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Where Are They Now: Patrik-Ian Polk

The director made waves by sharing the African-American gay male experience on TV, now he thinks he's discovered the 'black Chris Colfer'

Photography by Anthony Caravan

If you enjoyed watching Darryl Stephens or Jensen Atwood pine for each other on Noah's Arc--which spawned two seasons and a movie--you know you have Patrik-Ian Polk to thank. Last included in the 2005 Out100 portfolio when the show premiered on Logo, few have done as much to promote gay African-American men in popular culture, both in film and television, as he has. His latest film, Blackbird, starring Isaiah Washington and Mo'Nique, is making its rounds on the festival circuit ahead of its March 2015 release date.

Adapted from a book of the same title, Blackbird tells the coming-of-age story of a gay black teen grappling with his sexuality while submerged in one of the most conservative environments imaginable -- a religious family in the Deep South. Though Larry Duplechan's (the original author) telling of the story had it taking place in 1970s California, Polk fast-forwarded the storyline and overlaid it on present-day Hattiesburg, Miss., his own hometown.

"I left Mississippi after high school and went to college in Boston, and there was a big bookstore in Harvard Square. They had a whole shelf that was gay and lesbian. I'd never seen a gay and lesbian section," Polk told Michael Musto earlier this year. "There was one book that had an illustration of an African American on the spine. It was Blackbird. I'd read other gay novels, but this was the first black coming-of-age novel. I don't know if I'd call James Baldwin's work coming-of-age stories. I fell in love with the book and knew it would make a great film someday."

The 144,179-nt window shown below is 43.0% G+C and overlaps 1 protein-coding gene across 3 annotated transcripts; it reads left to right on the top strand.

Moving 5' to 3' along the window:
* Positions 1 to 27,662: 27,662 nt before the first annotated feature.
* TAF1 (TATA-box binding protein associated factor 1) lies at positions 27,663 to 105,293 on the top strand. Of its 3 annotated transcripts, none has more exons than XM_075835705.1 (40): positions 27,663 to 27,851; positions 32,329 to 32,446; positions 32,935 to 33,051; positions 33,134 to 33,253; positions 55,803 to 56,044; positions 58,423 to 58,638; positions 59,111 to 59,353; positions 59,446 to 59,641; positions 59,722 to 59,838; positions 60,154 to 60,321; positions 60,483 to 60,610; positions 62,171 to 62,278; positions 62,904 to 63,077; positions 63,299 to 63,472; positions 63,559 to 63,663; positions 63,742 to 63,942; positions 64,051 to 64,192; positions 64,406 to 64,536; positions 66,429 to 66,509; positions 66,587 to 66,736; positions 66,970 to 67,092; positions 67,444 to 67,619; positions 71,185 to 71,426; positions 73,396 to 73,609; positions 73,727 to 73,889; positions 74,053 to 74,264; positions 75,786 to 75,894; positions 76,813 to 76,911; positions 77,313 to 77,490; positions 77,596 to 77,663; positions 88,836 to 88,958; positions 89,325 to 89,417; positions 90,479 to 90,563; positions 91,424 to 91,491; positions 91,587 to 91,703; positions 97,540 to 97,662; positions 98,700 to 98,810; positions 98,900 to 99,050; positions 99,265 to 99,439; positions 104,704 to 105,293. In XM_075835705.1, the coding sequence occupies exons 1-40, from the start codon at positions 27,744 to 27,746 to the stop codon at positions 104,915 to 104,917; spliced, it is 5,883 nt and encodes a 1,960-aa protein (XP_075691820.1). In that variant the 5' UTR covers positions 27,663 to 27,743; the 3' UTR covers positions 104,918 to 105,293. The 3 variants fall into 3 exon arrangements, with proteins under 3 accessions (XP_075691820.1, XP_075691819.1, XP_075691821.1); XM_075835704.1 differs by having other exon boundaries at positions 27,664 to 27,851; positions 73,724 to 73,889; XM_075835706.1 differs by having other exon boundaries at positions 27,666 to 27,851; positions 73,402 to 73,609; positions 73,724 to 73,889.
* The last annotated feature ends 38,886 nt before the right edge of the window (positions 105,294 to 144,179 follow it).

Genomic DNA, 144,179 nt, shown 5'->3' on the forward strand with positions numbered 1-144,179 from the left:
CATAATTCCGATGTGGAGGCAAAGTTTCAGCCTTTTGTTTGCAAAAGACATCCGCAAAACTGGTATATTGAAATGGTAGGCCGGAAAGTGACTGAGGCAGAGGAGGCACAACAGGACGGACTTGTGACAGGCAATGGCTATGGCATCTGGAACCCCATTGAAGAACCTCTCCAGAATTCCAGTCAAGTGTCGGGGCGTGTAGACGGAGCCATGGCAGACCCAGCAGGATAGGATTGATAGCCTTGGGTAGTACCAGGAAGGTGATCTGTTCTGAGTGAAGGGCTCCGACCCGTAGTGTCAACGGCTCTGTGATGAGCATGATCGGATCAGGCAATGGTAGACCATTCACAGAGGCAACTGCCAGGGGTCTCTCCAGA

The lead character in the film is named Randy Rousseau, and he is played by newcomer Julian Walker. Polk said he had to trudge through nervous and hesitant actors before the freshman from the University of Southern Mississippi arrived. "He hasn't had the time to develop a lot of the internalized homophobia that those of us who are a bit older grew up with," Polk said, explaining that he's a true example of the "OK to be gay" mindset of the younger generation, and that he's poised to become the black Chris Colfer.

"When I started off as an artist, I wanted to tell stories that were of interest to me," Polk said, "which became a focus in the stories I wanted to see on-screen." Polk remembers that, while growing up, there wasn't very much gay anything on television or in film, and when it started permeating bit by bit, it was still predominantly white. "I've seen counterparts -- white gay filmmakers, who come up exactly at the same time as I have, but there's more acceptance from Hollywood for them." Polk laments that black filmmakers have it hard enough without the gay stamp, but he seems to be making strides in the right direction, but he remains hopeful.

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X (@hoodopulence; @SharSaysSo; @Creat1ve)
@hoodopulence; @SharSaysSo; @Creat1ve
X (@hoodopulence; @SharSaysSo; @Creat1ve)

10 of our fave Black queer content creators that you should be following

If you're not following these Black queer content creators yet, you're definitely missing out!

Go press that follow button!

@hoodopulence; @SharSaysSo; @Creat1ve(L-R) @hoodopulence; @SharSaysSo; @Creat1veX (@hoodopulence; @SharSaysSo; @Creat1ve)

X (formerly known as Twitter) just wouldn't be the same without Black creators and culture shapers, am I right? These Black creators keep our feeds buzzing with their sharp wit, boundless creativity, and infectious energy. Moreover, let's not overlook the impact they're also making beyond the screen.

From activists stirring up change to artists breaking barriers to comedians spreading joy to scholars dropping knowledge bombs, these individuals aren't just crafting X posts — they're shaping movements and pushing boundaries in the quest for equality and representation. Whether they're sharing side-splitting memes or sparking profound conversations, they're rewriting the rulebook for digital discourse.

Drumroll, please! Out has curated a stellar lineup of 10 Black queer mavens that you simply can't afford to miss on X. So, get ready to infuse your timeline with a healthy dose of brilliance, laughter, and inspiration!

10. Xavier "Xay" Yarbrough (publicist)

X: @hoodopulence